Press Releases

Former Owner/Operator Of Sewing Company Sentenced In Manhattan Federal Court To Three Years In Prison For Payroll Tax Violations And Bail Jumping

Friday, October 12, 2012

Preet Bharara, United States Attorney for the Southern District of New York, announced that DONG SUN MUN (“MUN”), the former owner and operator of Match Fashions Inc. (“Match Fashions”), was sentenced today to three years in prison for his role in a scheme to evade payroll taxes and for jumping bail in January 2011. MUN was also ordered to pay restitution of more than $304,000 to the IRS. He was sentenced by U.S. District Judge William H. Pauley III.

According to the Information previously filed in this case, the subsequent bail jumping Indictment, and statements made during MUN’s guilty plea and sentencing proceedings:

MUN owned, operated, and controlled Match Fashions, a Manhattan company in the business of performing sewing work for couture companies. From 2004 through 2006, MUN cashed many of the checks received from customers of Match Fashions at check-cashing establishments located in Manhattan, instead of depositing them into bank accounts.

MUN used the cash generated from the checks to pay Match Fashions employees off the books to evade IRS reporting requirements. He also failed to withhold or remit to the IRS the required payroll taxes under the Federal Insurance Contributions Act (“FICA”) for these employees. In total, MUN paid cash wages, for which there was no withholding, of nearly $2 million, and failed to pay and withhold total FICA taxes of over $304,000.

Match Fashions ceased doing business in early 2007.

MUN was originally scheduled to be sentenced on the payroll tax charges in January 2011. Shortly before his original sentencing date, MUN, who was on bail at the time, fled to Vietnam and Korea and was subsequently arrested attempting to enter Canada.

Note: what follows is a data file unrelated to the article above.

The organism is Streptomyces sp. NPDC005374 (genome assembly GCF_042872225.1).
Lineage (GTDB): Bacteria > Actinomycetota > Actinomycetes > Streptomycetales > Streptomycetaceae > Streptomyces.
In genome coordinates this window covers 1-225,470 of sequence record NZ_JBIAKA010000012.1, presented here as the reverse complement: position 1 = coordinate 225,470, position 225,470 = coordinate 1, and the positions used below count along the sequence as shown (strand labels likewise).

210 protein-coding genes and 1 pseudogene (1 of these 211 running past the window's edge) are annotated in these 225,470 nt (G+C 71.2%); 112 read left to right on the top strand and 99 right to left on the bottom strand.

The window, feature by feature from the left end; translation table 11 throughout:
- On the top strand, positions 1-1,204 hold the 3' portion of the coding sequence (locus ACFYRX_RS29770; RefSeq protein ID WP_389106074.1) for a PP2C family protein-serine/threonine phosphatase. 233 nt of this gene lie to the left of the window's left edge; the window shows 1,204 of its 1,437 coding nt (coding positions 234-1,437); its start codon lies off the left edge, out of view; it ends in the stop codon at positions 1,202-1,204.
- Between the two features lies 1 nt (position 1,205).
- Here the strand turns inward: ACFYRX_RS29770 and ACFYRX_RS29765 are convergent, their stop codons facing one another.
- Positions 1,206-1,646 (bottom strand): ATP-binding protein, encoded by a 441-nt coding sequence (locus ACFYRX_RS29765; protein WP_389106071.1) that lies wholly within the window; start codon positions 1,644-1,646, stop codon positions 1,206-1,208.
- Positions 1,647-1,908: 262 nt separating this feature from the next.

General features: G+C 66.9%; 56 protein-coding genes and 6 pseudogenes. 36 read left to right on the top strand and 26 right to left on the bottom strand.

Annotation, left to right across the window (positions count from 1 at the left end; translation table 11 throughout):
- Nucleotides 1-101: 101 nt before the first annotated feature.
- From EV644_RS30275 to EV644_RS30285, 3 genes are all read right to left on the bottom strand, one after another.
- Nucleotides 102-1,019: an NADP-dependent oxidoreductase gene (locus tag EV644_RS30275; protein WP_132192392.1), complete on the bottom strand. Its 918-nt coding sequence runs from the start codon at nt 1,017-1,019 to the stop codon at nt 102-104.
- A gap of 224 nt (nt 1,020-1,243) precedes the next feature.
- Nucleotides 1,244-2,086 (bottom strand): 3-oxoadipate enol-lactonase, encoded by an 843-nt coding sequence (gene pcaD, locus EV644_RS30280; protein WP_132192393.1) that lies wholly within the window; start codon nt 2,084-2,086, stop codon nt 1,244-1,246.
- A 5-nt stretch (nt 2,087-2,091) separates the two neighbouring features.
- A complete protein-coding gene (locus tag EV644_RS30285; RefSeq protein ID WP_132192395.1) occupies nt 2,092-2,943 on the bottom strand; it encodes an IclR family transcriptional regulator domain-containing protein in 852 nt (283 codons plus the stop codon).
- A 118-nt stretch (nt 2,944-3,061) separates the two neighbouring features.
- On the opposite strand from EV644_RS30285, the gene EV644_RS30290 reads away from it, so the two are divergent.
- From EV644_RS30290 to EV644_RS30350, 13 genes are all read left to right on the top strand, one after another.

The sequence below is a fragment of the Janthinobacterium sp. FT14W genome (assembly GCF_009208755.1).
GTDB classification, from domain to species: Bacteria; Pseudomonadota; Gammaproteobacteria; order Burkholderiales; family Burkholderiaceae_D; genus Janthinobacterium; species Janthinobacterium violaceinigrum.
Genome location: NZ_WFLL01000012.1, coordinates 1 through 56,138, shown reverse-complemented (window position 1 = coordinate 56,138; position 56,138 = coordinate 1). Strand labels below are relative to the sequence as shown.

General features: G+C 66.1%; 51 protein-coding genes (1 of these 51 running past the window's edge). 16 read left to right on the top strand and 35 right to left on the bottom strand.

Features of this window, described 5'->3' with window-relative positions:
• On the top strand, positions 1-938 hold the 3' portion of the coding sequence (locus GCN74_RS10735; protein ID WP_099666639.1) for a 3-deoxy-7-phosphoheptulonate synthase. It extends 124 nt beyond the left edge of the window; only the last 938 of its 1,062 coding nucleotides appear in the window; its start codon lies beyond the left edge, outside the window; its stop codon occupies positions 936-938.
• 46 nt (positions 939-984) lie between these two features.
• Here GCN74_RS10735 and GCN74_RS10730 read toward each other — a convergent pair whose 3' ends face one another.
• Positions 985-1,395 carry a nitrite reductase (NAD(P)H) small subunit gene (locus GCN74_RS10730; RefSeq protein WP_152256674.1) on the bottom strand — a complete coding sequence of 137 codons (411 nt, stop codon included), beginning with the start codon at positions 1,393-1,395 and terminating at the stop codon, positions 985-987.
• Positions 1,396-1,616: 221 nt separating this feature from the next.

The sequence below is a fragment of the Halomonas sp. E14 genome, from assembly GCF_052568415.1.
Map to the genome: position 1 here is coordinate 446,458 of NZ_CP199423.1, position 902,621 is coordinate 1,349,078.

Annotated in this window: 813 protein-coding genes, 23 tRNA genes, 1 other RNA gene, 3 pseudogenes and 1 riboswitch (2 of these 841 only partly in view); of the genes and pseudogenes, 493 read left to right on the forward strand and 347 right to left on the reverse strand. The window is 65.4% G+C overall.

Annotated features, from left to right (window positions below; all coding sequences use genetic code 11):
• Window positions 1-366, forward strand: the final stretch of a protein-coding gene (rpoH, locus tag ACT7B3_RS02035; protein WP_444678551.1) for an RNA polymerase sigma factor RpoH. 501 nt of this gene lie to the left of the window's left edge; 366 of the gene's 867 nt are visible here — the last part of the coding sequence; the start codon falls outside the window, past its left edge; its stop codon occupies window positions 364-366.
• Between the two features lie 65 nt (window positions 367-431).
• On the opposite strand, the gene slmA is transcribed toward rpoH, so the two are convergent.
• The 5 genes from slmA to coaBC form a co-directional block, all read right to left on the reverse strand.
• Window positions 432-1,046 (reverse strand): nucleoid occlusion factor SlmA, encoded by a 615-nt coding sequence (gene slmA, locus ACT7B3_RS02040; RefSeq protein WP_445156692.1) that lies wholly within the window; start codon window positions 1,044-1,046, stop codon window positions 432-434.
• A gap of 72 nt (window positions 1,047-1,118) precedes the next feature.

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In addition to the prison term and restitution, Judge Pauley sentenced MUN, 52, who previously resided in Palisades Park, New Jersey, to three years of supervised release, and ordered him to pay a $300 special assessment fee.

During the sentencing proceeding, Judge Pauley said “paying taxes is the price of living in a civilized society,” and MUN “wanted to live in a civilized society and enjoy all of its benefits but not share any of its burdens.”

Mr. Bharara thanked the Internal Revenue Service-Criminal Investigation for its outstanding work on the case.

The prosecution of MUN is one of a series of recent Southern District of New York payroll tax prosecutions of business owners in the garment industry, including: Raymond Chu, who was sentenced principally to two years in prison; Kevin Weng, who was sentenced principally to four years in prison; Mindy Wong, who was sentenced principally to five months in prison; and Andres Ortiz, who was sentenced principally to one year and one day in prison.

The case is being handled by the Office’s Complex Frauds Unit. Assistant U.S. Attorney Daniel W. Levy is in charge of this prosecution.




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